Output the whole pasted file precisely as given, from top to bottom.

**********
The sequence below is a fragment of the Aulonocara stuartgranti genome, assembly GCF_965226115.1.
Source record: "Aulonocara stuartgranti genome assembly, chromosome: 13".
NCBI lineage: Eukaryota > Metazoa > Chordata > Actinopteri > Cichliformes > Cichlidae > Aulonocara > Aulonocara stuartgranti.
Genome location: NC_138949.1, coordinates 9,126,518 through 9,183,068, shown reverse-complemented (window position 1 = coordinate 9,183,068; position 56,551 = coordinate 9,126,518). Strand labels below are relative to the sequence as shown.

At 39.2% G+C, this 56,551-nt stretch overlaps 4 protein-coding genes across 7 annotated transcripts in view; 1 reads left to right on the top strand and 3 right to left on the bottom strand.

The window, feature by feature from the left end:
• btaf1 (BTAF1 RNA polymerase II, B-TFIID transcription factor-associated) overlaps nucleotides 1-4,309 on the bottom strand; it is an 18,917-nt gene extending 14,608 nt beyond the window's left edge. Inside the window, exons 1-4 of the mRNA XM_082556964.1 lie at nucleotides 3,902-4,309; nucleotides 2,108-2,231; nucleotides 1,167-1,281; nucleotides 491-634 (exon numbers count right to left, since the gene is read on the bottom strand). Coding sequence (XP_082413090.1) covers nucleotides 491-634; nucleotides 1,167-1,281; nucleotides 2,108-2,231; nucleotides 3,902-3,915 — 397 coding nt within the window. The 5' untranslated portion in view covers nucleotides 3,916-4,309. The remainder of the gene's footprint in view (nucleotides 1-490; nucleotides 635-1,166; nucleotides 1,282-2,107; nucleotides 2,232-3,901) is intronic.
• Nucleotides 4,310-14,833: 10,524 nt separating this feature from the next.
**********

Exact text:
The sequence below is a fragment of the Aulonocara stuartgranti genome, assembly GCF_965226115.1.
Source record: "Aulonocara stuartgranti genome assembly, chromosome: 13".
NCBI lineage: Eukaryota > Metazoa > Chordata > Actinopteri > Cichliformes > Cichlidae > Aulonocara > Aulonocara stuartgranti.
Genome location: NC_138949.1, coordinates 9,126,518 through 9,183,068, shown reverse-complemented (window position 1 = coordinate 9,183,068; position 56,551 = coordinate 9,126,518). Strand labels below are relative to the sequence as shown.

At 39.2% G+C, this 56,551-nt stretch overlaps 4 protein-coding genes across 7 annotated transcripts in view; 1 reads left to right on the top strand and 3 right to left on the bottom strand.

The window, feature by feature from the left end:
• btaf1 (BTAF1 RNA polymerase II, B-TFIID transcription factor-associated) overlaps nucleotides 1-4,309 on the bottom strand; it is an 18,917-nt gene extending 14,608 nt beyond the window's left edge. Inside the window, exons 1-4 of the mRNA XM_082556964.1 lie at nucleotides 3,902-4,309; nucleotides 2,108-2,231; nucleotides 1,167-1,281; nucleotides 491-634 (exon numbers count right to left, since the gene is read on the bottom strand). Coding sequence (XP_082413090.1) covers nucleotides 491-634; nucleotides 1,167-1,281; nucleotides 2,108-2,231; nucleotides 3,902-3,915 — 397 coding nt within the window. The 5' untranslated portion in view covers nucleotides 3,916-4,309. The remainder of the gene's footprint in view (nucleotides 1-490; nucleotides 635-1,166; nucleotides 1,282-2,107; nucleotides 2,232-3,901) is intronic.
• Nucleotides 4,310-14,833: 10,524 nt separating this feature from the next.